It is important to assess indoor air quality in school classrooms where the air quality may significantly influence school children's health and performance. This study aims to determine the concentrations of PM2.5 and dust chemical compositions in indoor and outdoor school classroom located in Kuala Lumpur City Centre. The PM2.5 concentration was measured from 19th September 2017-16th February 2018 using an optical PM2.5 sensor. Indoor and outdoor dust was also collected from the school classrooms and ion and trace metal concentrations were analysed using ion chromatography (IC) and inductively couple plasma-mass spectrometry (ICP-MS) respectively. This study showed that the average indoor and outdoor 24 h PM2.5 was 11.2 ± 0.45 µg m-3 and 11.4 ± 0.44 µg m-3 respectively. The 8 h PM2.5 concentration ranged between 3.2 and 28 µg m-3 for indoor and 3.2 and 19 µg m-3 for outdoor classrooms. The highest ion concentration in indoor dust was Ca2+ with an average concentration of 38.5 ± 35.0 µg g-1 while for outdoor dust SO42- recorded the highest ion concentration with an average concentration of 30.6 ± 9.37 µg g-1. Dominant trace metals in both indoor and outdoor dust were Al, Fe and Zn. Principle component analysis-multiple linear regression (PCA-MLR) demonstrated that the major source of indoor dust was road dust (69%), while soil dominated the outdoor dust (74%). Health risk assessment showed that the hazard quotient (HQ) value for non-carcinogenic trace metals was
This study determined the source contribution of PM2.5 (particulate matter <2.5 μm) in air at three locations on the Malaysian Peninsula. PM2.5 samples were collected using a high volume sampler equipped with quartz filters. Ion chromatography was used to determine the ionic composition of the samples and inductively coupled plasma mass spectrometry was used to determine the concentrations of heavy metals. Principal component analysis with multilinear regressions were used to identify the possible sources of PM2.5. The range of PM2.5 was between 10 ± 3 and 30 ± 7 µg m(-3). Sulfate (SO4 (2-)) was the major ionic compound detected and zinc was found to dominate the heavy metals. Source apportionment analysis revealed that motor vehicle and soil dust dominated the composition of PM2.5 in the urban area. Domestic waste combustion dominated in the suburban area, while biomass burning dominated in the rural area.
Surface and ground water resources are highly sensitive aquatic systems to contaminants due to their accessibility to multiple-point and non-point sources of pollutions. Determination of water quality variables using mathematical models instead of laboratory experiments can have venerable significance in term of the environmental prospective. In this research, application of a new developed hybrid response surface method (HRSM) which is a modified model of the existing response surface model (RSM) is proposed for the first time to predict biochemical oxygen demand (BOD) and dissolved oxygen (DO) in Euphrates River, Iraq. The model was constructed using various physical and chemical variables including water temperature (T), turbidity, power of hydrogen (pH), electrical conductivity (EC), alkalinity, calcium (Ca), chemical oxygen demand (COD), sulfate (SO4), total dissolved solids (TDS), and total suspended solids (TSS) as input attributes. The monthly water quality sampling data for the period 2004-2013 was considered for structuring the input-output pattern required for the development of the models. An advance analysis was conducted to comprehend the correlation between the predictors and predictand. The prediction performances of HRSM were compared with that of support vector regression (SVR) model which is one of the most predominate applied machine learning approaches of the state-of-the-art for water quality prediction. The results indicated a very optimistic modeling accuracy of the proposed HRSM model to predict BOD and DO. Furthermore, the results showed a robust alternative mathematical model for determining water quality particularly in a data scarce region like Iraq.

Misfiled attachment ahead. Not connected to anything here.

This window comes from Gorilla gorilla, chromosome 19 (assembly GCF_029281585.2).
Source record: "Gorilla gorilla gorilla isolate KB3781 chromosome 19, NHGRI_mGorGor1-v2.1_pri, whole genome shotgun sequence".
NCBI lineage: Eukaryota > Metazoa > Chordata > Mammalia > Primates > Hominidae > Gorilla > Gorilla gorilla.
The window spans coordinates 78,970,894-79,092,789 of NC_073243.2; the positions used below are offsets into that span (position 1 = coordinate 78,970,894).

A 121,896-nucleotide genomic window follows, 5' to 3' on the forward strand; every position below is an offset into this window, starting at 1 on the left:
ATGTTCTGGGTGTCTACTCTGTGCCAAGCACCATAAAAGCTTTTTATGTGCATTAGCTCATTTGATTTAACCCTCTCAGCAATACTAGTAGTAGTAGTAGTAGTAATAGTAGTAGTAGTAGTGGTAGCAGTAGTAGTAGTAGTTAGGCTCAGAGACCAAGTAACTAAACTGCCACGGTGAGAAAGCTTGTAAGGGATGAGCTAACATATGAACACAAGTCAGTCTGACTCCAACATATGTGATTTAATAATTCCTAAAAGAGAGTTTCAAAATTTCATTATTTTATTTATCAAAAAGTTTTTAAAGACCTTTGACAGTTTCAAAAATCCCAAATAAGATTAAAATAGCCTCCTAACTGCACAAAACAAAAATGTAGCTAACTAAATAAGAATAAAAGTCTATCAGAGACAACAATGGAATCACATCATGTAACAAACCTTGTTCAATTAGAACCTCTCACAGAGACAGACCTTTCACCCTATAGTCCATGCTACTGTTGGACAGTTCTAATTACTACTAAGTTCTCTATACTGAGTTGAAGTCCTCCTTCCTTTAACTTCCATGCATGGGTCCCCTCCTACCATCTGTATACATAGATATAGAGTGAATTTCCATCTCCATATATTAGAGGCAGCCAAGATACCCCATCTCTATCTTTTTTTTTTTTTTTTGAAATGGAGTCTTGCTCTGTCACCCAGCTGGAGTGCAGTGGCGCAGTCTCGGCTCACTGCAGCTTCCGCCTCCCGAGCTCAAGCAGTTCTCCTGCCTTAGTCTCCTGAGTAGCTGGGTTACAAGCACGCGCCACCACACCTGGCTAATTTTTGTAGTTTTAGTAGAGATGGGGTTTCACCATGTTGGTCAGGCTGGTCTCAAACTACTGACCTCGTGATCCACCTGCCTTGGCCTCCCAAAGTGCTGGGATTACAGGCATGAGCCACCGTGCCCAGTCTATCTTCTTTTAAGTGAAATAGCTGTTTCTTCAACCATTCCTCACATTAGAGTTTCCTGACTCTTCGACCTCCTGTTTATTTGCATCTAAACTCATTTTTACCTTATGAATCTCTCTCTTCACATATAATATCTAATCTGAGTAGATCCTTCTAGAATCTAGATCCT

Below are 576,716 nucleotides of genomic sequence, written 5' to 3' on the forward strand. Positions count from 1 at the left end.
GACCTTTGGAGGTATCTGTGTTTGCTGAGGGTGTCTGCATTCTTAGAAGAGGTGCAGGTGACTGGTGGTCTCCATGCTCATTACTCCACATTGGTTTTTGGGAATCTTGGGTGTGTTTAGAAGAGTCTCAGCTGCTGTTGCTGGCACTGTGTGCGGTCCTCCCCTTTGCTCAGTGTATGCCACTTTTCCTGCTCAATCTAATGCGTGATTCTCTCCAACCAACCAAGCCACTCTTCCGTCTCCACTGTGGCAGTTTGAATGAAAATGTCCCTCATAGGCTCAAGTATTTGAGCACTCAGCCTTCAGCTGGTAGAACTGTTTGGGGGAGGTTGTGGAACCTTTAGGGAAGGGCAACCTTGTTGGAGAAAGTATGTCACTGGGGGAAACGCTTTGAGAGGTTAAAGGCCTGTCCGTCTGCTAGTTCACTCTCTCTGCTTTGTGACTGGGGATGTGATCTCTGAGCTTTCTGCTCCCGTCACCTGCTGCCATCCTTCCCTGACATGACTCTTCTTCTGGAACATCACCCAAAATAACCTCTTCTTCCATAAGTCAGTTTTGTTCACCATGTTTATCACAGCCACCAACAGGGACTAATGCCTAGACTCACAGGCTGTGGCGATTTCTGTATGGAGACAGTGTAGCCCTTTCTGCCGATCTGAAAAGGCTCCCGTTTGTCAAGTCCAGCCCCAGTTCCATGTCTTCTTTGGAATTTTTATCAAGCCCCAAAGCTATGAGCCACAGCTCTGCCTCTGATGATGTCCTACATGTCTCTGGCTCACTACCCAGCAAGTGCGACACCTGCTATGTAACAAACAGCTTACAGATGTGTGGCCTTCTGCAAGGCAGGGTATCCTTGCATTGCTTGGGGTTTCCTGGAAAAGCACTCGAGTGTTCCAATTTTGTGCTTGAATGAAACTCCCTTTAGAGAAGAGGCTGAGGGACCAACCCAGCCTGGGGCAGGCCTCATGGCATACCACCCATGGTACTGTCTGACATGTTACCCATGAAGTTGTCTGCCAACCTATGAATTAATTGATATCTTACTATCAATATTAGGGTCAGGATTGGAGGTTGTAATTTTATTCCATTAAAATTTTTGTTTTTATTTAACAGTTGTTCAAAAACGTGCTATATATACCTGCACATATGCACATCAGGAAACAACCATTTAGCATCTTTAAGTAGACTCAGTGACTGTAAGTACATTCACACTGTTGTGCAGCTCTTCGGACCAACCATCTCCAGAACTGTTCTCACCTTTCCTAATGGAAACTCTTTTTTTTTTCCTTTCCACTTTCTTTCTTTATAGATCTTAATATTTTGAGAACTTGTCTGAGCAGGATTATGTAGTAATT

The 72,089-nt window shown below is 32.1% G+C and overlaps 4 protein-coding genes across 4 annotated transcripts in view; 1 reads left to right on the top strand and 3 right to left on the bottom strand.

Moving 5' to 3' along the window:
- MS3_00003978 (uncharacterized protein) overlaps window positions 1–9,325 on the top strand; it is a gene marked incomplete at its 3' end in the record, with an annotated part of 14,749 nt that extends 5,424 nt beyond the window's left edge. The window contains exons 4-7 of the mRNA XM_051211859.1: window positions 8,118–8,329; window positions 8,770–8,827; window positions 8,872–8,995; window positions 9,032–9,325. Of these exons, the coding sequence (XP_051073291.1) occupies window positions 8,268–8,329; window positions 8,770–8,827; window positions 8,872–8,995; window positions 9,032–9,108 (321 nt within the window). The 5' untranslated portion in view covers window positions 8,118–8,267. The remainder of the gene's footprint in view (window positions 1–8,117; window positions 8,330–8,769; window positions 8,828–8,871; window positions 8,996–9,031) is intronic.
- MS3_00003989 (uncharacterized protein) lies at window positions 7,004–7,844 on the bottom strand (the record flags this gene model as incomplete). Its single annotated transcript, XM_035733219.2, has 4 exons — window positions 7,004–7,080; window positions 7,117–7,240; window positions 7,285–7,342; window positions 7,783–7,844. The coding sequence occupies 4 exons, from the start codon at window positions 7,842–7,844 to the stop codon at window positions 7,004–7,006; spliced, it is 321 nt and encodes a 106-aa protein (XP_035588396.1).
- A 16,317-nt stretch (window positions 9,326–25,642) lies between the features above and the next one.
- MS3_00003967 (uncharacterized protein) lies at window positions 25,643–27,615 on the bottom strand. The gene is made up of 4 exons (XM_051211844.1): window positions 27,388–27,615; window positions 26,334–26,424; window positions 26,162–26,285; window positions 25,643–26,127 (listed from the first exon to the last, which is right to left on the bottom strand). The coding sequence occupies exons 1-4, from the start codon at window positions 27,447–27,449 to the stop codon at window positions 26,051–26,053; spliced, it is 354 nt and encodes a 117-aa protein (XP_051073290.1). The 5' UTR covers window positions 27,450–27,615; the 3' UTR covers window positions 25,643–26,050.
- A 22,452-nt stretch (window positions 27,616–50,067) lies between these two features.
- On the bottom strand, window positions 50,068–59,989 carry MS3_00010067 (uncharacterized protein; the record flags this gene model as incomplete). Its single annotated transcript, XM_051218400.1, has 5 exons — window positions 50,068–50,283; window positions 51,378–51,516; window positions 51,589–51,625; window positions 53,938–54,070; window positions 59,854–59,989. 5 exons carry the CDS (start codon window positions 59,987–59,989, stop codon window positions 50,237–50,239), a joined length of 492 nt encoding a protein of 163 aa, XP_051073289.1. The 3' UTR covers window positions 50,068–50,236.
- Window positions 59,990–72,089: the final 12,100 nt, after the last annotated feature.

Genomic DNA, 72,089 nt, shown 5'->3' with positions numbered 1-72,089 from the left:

Despite the significance of biogenic methane generation in coal beds, there has never been a systematic long-term evaluation of the ecological response to biostimulation for enhanced methanogenesis in situ. Biostimulation tests in a gas-free coal seam were analysed over 1.5 years encompassing methane production, cell abundance, planktonic and surface associated community composition and chemical parameters of the coal formation water. Evidence is presented that sulfate reducing bacteria are energy limited whilst methanogenic archaea are nutrient limited. Methane production was highest in a nutrient amended well after an oxic preincubation phase to enhance coal biofragmentation (calcium peroxide amendment). Compound-specific isotope analyses indicated the predominance of acetoclastic methanogenesis. Acetoclastic methanogenic archaea of the Methanosaeta and Methanosarcina genera increased with methane concentration. Acetate was the main precursor for methanogenesis, however more acetate was consumed than methane produced in an acetate amended well. DNA stable isotope probing showed incorporation of 13C-labelled acetate into methanogenic archaea, Geobacter species and sulfate reducing bacteria. Community characterisation of coal surfaces confirmed that methanogenic archaea make up a substantial proportion of coal associated biofilm communities. Ultimately, methane production from a gas-free subbituminous coal seam was stimulated despite high concentrations of sulfate and sulfate-reducing bacteria in the coal formation water. These findings provide a new conceptual framework for understanding the coal reservoir biosphere.